A classic, brilliant and layered novel that has been at the heart of racial identity discourse in America for almost a century.
Clare Kendry leads a dangerous life. Fair, elegant, and ambitious, she is married to a white man unaware of her African American heritage and has severed all ties…
Why read it?
6 authors picked Passing as one of their favorite books. Why do they recommend it?
I’ve read this book several times and saw the 2021 film. This is the quintessential novel on how skin color can affect one's choices in life as well as the life one is relegated to.
It made me really contemplate how someone can move from one world to another with either no concern (as in the case of Clare) or major angst, as in the case of Irene.
I loved this book because the struggles were real, and the end was unexpected.
Both Irene and Clare are married to successful men. But that aside, these mixed-race friends from childhood deal with the racism of early 20th century New York differently.
While both can ‘pass’ as white, Irene lives within her Harlem community while Clare wants to straddle both worlds. She coerces Irene into facilitating a double life.
I’ve no personal experience of ‘passing’ so learnt a lot about the issues the women grappled with; opportunity verses deception, the quest for self-identify and self-worth in a racist rule-bound society, the need to belong, and how that’s negotiated.
In the shocking final scene,…
Although Clare Kendry and Irene Redfield are only old childhood friends, their relationship has intense sister vibes. Each woman’s mix of jealousy and curiosity about the other’s life, the latent homoerotic desire that serves as an undercurrent for so much of the rising action, a suspected affair, and the explosive ending to Clare’s ruse all illustrate the kind of sibling rivalry I love to explore in my critical as well as my creative work. Not to mention, one of my favorite literary flexes of all time occurs near the end when Irene’s plucky friend Felise has to check a white…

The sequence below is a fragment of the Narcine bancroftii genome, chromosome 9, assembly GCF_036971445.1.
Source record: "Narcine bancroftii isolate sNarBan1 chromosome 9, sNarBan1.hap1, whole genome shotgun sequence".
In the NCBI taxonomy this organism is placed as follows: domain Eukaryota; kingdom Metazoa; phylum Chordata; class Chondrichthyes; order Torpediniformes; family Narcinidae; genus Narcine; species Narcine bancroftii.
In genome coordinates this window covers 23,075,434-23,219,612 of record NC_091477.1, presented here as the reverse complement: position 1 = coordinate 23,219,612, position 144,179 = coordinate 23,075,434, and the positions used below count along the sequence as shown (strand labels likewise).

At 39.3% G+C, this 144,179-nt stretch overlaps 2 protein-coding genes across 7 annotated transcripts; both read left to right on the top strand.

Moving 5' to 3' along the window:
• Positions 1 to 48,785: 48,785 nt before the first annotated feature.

I rarely let a book go from my shelves, but this is one I’ve pulled down twice and passed on to two friends after they noticed the Passing title on the spine. I told them it was about two biracial childhood friends, Clare and Irene, who collide later in life as Clare passes for white secretly in 1920s Harlem. Whoah… they were hooked. I discovered this oldie but goodie in a college Harlem Renaissance course, with author Nella Larsen recently rediscovered as a national literary treasure. The 2021 Netflix film adaptation is pretty awesome. Read this psychological thriller for a…
I discovered this novella thanks to its recent screen adaptation. The novel, like the film, outlines the dual traps faced by one of the protagonists, a light-skinned Black woman who can escape racial injustices by passing as white, only to fall prey to the shame, anxiety, and dangers of living a lie. The savagery of this double-edged trap is only partially masked by social niceties and delicate writing that nevertheless betray damaging assumptions and behaviors. The novella is a natural for cinematic adaptation, where the racial dynamic is necessarily more immediately visible, and which necessarily emphasizes dynamics of looking and…
A beloved novel from the Harlem Renaissance that follows the fraught relationship between two childhood friends, one who passes for white and one who chooses not to. The forthcoming adaptation, starring Tessa Thompson and Ruth Negga, is a faithful and gorgeous reimagining of the novel. Shot beautifully in black and white, it movingly captures the tense friendship at the heart of the book.
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